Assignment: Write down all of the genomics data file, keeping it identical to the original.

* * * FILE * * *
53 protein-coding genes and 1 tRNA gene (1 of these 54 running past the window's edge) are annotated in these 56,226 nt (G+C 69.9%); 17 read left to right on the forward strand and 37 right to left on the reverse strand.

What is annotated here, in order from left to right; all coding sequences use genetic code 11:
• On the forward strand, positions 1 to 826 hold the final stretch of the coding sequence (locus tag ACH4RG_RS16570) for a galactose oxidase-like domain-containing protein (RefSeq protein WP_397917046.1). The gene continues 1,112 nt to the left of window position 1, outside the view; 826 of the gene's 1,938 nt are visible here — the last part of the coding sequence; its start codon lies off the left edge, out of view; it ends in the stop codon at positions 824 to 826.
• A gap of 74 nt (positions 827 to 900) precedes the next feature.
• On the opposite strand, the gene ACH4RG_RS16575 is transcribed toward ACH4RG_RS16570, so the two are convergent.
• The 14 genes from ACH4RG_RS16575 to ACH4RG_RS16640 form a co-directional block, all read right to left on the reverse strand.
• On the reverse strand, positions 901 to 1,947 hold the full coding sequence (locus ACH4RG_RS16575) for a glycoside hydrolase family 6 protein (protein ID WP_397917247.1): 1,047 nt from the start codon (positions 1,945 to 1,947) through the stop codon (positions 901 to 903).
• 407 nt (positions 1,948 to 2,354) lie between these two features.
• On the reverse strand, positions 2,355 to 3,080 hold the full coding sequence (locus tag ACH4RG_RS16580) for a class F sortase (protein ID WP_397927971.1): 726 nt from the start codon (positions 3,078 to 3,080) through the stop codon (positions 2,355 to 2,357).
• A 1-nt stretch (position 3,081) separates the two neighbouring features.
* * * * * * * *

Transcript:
53 protein-coding genes and 1 tRNA gene (1 of these 54 running past the window's edge) are annotated in these 56,226 nt (G+C 69.9%); 17 read left to right on the forward strand and 37 right to left on the reverse strand.

What is annotated here, in order from left to right; all coding sequences use genetic code 11:
• On the forward strand, positions 1 to 826 hold the final stretch of the coding sequence (locus tag ACH4RG_RS16570) for a galactose oxidase-like domain-containing protein (RefSeq protein WP_397917046.1). The gene continues 1,112 nt to the left of window position 1, outside the view; 826 of the gene's 1,938 nt are visible here — the last part of the coding sequence; its start codon lies off the left edge, out of view; it ends in the stop codon at positions 824 to 826.
• A gap of 74 nt (positions 827 to 900) precedes the next feature.
• On the opposite strand, the gene ACH4RG_RS16575 is transcribed toward ACH4RG_RS16570, so the two are convergent.
• The 14 genes from ACH4RG_RS16575 to ACH4RG_RS16640 form a co-directional block, all read right to left on the reverse strand.
• On the reverse strand, positions 901 to 1,947 hold the full coding sequence (locus ACH4RG_RS16575) for a glycoside hydrolase family 6 protein (protein ID WP_397917247.1): 1,047 nt from the start codon (positions 1,945 to 1,947) through the stop codon (positions 901 to 903).
• 407 nt (positions 1,948 to 2,354) lie between these two features.
• On the reverse strand, positions 2,355 to 3,080 hold the full coding sequence (locus tag ACH4RG_RS16580) for a class F sortase (protein ID WP_397927971.1): 726 nt from the start codon (positions 3,078 to 3,080) through the stop codon (positions 2,355 to 2,357).
• A 1-nt stretch (position 3,081) separates the two neighbouring features.